This article originally published on Sunday, March 30, 2003
The advice still applies.
Let’s NOT do what we ought, but what we want
A cry for help appeared on a list serve I subscribe to. An artist gave up painting for years. She’s now determined to take it up again. Unfortunately, all her paints are so hardened in their tubes, they are almost unusable. Can anyone tell her how to salvage them??
I’m not sure how welcome my advice would be, but it’s clear to me the universe is sending a message here, loud and clear.
BUY NEW PAINTS.
What a huge obstacle she has overcome! The urge to paint again is wonderful, and I wholeheartedly tell this artist to go for it.
But the artist is already stuck again. “I can’t paint until I fix my paints.”
Where have we heard that before?
Well, I used to hear it every day. And sometimes, when I’m down or overwhelmed with the simple problems, I still hear it:
“I should do the laundry first.” “I really need to run a few errands first.” “I’ve got to get this mailing out this week–I’ll work on some new art ideas later.”
Sometimes it feels like my passion for my art, the work of my heart, is the last thing I take care of.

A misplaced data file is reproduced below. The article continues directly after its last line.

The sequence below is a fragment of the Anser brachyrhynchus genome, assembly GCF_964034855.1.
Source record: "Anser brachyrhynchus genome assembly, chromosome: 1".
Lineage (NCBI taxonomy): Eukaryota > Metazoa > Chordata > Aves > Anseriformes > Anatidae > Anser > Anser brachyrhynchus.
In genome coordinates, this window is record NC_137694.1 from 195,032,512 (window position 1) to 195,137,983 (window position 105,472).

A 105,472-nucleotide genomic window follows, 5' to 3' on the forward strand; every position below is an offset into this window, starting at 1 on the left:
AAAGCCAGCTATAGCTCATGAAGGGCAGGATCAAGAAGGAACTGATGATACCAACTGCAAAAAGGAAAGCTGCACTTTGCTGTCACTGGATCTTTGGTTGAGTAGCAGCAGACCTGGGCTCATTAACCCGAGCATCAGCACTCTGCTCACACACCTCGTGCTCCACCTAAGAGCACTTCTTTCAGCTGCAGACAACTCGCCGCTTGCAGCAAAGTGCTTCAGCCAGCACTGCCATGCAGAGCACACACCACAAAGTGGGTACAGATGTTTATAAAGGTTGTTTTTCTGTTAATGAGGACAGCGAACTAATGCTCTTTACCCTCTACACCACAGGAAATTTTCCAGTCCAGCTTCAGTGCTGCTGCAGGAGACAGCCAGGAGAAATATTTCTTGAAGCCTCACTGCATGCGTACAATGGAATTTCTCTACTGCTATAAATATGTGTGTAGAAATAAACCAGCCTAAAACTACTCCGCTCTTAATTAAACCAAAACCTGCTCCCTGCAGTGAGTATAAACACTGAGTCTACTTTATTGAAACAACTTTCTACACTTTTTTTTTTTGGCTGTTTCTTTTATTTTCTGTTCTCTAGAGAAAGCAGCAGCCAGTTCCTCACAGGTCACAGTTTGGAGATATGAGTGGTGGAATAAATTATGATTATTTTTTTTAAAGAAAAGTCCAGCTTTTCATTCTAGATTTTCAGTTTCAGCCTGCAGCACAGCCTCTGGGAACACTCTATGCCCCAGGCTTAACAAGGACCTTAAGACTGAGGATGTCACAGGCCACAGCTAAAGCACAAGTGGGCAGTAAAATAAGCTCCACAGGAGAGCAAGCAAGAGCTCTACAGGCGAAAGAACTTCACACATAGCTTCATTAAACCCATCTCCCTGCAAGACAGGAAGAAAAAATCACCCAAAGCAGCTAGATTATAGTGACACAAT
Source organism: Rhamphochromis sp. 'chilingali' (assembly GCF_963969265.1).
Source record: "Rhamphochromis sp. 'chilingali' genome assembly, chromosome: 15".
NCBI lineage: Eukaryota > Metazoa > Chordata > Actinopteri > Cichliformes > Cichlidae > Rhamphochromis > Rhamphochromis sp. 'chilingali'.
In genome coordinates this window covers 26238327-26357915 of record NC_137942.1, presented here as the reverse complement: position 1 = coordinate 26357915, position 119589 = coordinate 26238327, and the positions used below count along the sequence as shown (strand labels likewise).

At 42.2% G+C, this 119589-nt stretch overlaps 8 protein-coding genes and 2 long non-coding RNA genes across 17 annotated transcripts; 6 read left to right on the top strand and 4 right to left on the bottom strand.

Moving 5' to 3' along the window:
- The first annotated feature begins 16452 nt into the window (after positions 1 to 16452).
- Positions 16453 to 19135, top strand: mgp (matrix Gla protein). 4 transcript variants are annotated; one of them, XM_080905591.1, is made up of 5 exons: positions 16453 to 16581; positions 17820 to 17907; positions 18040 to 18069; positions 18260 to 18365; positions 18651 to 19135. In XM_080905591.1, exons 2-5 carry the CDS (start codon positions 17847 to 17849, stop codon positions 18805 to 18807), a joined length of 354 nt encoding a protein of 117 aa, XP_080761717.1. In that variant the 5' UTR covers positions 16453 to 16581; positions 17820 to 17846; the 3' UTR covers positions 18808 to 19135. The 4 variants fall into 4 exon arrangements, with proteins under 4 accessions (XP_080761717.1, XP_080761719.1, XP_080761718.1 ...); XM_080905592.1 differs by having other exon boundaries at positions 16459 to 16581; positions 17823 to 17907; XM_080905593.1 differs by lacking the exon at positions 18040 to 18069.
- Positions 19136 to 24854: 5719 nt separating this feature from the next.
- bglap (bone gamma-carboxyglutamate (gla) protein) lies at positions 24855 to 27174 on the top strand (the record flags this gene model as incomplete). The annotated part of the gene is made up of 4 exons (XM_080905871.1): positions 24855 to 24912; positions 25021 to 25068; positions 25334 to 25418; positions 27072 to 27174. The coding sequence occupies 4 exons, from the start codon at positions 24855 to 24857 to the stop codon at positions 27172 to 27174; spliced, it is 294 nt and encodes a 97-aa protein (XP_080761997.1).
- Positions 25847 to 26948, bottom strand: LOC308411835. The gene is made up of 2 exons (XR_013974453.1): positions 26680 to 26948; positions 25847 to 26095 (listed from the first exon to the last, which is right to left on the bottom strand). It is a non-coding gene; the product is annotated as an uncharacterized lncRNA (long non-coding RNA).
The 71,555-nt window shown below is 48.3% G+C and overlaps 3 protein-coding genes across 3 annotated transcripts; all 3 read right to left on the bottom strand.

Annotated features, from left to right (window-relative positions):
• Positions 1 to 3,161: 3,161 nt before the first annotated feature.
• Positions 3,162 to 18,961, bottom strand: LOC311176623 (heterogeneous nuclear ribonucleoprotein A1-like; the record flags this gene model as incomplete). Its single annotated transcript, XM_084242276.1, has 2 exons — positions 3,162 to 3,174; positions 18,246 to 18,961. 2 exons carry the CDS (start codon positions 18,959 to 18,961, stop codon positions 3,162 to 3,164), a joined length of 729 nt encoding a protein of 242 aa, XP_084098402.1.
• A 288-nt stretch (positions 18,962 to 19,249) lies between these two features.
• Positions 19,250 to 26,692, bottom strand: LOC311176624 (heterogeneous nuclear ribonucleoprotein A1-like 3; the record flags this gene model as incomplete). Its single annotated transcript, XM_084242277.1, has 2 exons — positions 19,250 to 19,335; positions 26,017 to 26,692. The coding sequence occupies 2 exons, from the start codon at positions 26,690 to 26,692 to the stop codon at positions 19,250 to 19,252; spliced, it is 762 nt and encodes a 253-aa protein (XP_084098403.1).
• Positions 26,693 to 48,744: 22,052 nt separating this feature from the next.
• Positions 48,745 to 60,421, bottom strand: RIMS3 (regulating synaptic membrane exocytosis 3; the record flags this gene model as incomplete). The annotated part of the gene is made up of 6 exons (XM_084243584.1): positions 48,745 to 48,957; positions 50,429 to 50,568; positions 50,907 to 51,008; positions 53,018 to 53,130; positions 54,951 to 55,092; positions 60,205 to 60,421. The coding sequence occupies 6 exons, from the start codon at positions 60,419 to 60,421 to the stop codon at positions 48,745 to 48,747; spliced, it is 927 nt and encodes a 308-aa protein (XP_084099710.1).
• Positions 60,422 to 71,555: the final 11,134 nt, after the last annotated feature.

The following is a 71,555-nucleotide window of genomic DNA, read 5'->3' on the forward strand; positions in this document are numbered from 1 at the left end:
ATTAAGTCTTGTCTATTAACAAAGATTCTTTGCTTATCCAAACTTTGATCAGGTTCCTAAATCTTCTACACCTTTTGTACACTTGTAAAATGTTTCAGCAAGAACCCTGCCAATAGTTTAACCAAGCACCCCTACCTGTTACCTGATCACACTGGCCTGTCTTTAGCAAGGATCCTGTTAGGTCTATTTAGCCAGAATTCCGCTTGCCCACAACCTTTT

To that renewed artist, I’d say….
Maybe those paints are ruined for a reason.
Maybe the universe is sending a message here. You can paint again, it says, but maybe it’s time to really start anew.
Here’s a powerful thought: Maybe you don’t have to do penance by fixing those tired, dried-up old paints.
Maybe the message is, “Go out and buy wonderful new paint. Buy some of your favorite old colors, but try something different, too.”
Maybe it’s time start fresh with new ideas, new inspiration, maybe an entirely new direction.
Maybe it’s time to play with colors again, to regain the same sense of wonder and excitement when you first began to paint. And then to move ahead in a different way. Forge a new path.
But to do this, you need to get rid of everything that held you back the last time.
You have found your inspiration to paint again, and you’re determined to really set aside the time and energy it deserves. And that means not wasting time and energy working to revive dead paint.
What a lesson for me today! I’ve been sitting in the middle of an overwhelmingly messy studio, bemoaning the fact that I “should” clean up before I get back to work. Then I get the note about dried up paint. Sometimes what is easy to see in others is what I need to see in myself.
Maybe it’s really okay to just jump right into making something today, messy space notwithstanding. Maybe it’s okay to do a little cleaning up after I have fun.
Hmmmmm… Okay, I’m putting away the dishcloth now!